“I Swear, I Was So Good At This Yesterday And Now I Can’t Play It! What Happened?”
Ahh yes, we’ve all been there, haven’t we? We’re practicing something tricky on guitar in our bedroom (maybe it’s part of a song, or a fancy new lick), it’s giving us trouble, and then we FINALLY get it down a few times. We feel really good about it, we’re on top of the world and we have a huge sense of accomplishment.
Then we try to play it for our friends, family, or teacher, or simply come back the next day, and it all falls apart. All of that technical skill that we worked for just vanishes as if it never existed at all. It’s frustrating, isn’t it? What happened?
The short version of the answer is that you need more practice. Here’s the longer version that’ll shed some light on what’s actually going on:
Everything that you play on guitar requires some level of technical proficiency, some skills more than others – for example, doing a clean scale run at 1000 notes per minute requires more refined skill than switching between your open G and C chords. No matter what we’re trying to play, we need to practice enough so that we can play what we need to play confidently and reliably. We need to hone and refine our technique as we keep practicing the skill, burning in the correct motions more and more with each repetition and improving our technical ability until we’re good enough to play what we need to play, the way we need to play it (whether that’s at the right speed, in the right timing, etc.).
What many people don’t realize though, is that the technical progress they’ve made doesn’t stay where it is once they’re done practicing. It always dips down at least a little bit, and more practicing is needed to remove the dip and bump your skills back to where they were before. What can cause this dip?
Shifting/Losing Focus – Perhaps you can strum while changing between those 2 chords very smoothly, but those skills disappear once you decide to get creative and piece together your own chord progression with them. In this case, it’s likely that you were only able to do it before because your mind was actively focused on the technique. If your technique fails you when you stop actively focusing on it, then it isn’t burnt in enough yet and you need more practice.
Time – unless you literally practice non-stop 24-7, there will always be some amount of time between your practice sessions where you aren’t playing guitar. Depending on how much time has passed, the dip will be hardly noticeable (such as if you practice on a daily basis) and you may just need to warm up your hands and mind again. If you stopped playing for a few months, however, the dip would be steeper and you’d need more diligent practice to build your skills back up. The good news though is that it’ll take less time to build it up again, since you would have done it already before and mainly need to “remind” your muscles rather than teach them a brand-new skill for the first time.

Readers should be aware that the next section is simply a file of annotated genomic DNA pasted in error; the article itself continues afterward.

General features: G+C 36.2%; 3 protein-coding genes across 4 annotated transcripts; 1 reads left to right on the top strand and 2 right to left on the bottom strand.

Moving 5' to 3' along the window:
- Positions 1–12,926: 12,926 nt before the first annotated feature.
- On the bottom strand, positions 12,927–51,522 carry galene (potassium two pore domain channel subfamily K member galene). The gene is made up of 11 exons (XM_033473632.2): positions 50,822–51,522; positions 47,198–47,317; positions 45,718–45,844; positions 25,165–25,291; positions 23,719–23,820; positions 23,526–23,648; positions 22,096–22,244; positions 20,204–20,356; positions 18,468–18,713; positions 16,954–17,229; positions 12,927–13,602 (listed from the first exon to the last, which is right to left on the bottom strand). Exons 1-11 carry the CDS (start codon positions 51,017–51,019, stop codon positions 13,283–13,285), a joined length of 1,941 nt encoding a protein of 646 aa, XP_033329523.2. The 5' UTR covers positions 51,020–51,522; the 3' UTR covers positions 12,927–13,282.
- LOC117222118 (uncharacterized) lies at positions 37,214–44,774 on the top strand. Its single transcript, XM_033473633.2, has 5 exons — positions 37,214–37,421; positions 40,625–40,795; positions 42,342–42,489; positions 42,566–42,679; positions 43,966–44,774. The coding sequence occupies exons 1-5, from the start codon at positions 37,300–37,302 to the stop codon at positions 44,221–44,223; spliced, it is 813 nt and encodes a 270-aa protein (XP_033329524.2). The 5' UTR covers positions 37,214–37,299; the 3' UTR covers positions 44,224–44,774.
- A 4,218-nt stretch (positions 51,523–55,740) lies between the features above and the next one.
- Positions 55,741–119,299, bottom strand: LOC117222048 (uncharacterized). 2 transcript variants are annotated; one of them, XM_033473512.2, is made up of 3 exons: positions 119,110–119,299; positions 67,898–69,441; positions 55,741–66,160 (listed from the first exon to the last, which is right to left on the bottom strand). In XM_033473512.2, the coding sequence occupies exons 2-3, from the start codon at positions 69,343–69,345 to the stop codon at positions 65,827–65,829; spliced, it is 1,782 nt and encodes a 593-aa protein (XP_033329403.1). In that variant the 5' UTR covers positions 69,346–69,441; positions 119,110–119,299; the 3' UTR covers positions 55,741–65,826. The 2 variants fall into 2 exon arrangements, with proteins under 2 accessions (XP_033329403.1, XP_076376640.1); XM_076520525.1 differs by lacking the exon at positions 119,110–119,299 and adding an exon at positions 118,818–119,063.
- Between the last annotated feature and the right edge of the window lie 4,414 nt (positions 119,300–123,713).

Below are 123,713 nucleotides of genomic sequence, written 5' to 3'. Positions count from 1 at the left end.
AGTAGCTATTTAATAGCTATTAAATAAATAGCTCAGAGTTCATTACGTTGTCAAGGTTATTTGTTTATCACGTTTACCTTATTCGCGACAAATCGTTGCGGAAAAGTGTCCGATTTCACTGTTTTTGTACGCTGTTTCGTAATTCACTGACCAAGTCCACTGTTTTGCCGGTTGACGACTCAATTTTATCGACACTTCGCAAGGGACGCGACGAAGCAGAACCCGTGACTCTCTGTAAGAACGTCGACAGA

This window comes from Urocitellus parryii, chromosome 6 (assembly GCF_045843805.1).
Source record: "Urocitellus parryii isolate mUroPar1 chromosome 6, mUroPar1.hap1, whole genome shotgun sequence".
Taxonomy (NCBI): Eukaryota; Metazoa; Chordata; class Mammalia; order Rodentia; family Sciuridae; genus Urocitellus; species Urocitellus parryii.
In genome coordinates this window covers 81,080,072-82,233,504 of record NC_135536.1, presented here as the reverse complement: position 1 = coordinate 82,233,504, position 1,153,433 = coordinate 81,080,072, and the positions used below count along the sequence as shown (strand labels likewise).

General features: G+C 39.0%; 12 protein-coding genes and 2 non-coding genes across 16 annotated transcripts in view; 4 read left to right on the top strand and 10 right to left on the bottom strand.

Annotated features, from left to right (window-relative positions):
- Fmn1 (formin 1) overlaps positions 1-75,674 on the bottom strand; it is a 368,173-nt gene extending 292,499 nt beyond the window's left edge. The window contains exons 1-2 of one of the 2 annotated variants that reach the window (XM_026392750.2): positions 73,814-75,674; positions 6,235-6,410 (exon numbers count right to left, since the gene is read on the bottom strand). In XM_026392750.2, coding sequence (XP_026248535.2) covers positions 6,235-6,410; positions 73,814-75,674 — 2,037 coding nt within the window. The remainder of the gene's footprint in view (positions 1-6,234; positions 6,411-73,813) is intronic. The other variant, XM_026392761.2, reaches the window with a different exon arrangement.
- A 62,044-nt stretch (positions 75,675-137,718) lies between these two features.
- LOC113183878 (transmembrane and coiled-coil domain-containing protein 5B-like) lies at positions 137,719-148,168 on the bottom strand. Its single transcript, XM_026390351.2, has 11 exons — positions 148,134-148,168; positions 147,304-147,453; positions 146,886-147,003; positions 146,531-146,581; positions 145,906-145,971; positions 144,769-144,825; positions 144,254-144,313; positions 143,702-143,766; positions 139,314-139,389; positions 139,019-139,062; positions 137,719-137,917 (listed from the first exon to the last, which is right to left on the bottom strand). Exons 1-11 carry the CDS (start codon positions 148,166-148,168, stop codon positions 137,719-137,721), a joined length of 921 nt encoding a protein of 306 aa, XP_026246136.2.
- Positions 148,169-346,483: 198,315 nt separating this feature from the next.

Pressure – This is one of the biggest causes of the biggest dips in your progress. We could be right in the middle of a great practice session, and as soon as we feel a little bit of pressure we get nervous and our technique immediately goes south. The best way to deal with pressure is to identify what conditions are causing you to feel nervous and to practice playing guitar in those conditions.
If you freeze up when you are playing for other people, practice playing guitar with other people in the room, and practice performing for other people so you can get used to that environment and slowly work those jitters out. If your palms get sweaty when the producer hits record, practice recording yourself so that when the time comes to get that perfect take, you’ll know what to do and will have already done it many times before. If you start to hesitate when you have to play to the metronome, practice playing to a metronome so that the clicks don’t bother you (even if you start by playing something super easy for you in order to get used to it). Practice with a light shining in your face, or in the dark, or in really cold or hot rooms to get used to those conditions when playing live.
The moral of the story is that you aren’t done practicing just because you can nail that lick or pull off that chord change once or twice. The reality is that you need to have these skills burned in more deeply so that they can be reliable on a moment’s notice, and the way you accomplish that is to continue practicing so that you’re actually better than what you need to be. This is a mistake I made when recording my band’s first album – I should have invested even more time than I had into making the tricky licks in my solos even tighter, because when our producer hit record, the dip I experienced was more sudden and drastic than I could have imagined at the time.
With all of this in mind, don’t get discouraged by reading this – a time will come where many fundamental skills that we practice will become so deeply ingrained that we won’t need to actively practice them for them to stay reliable, and when that time comes it’ll be easier for us to keep looking forward rather than having to always fall back and plug the holes in our boat.
About The Author:
Ryan Mueller is a guitar teacher and music school owner, dedicated to giving the best guitar lessons in Etobicoke.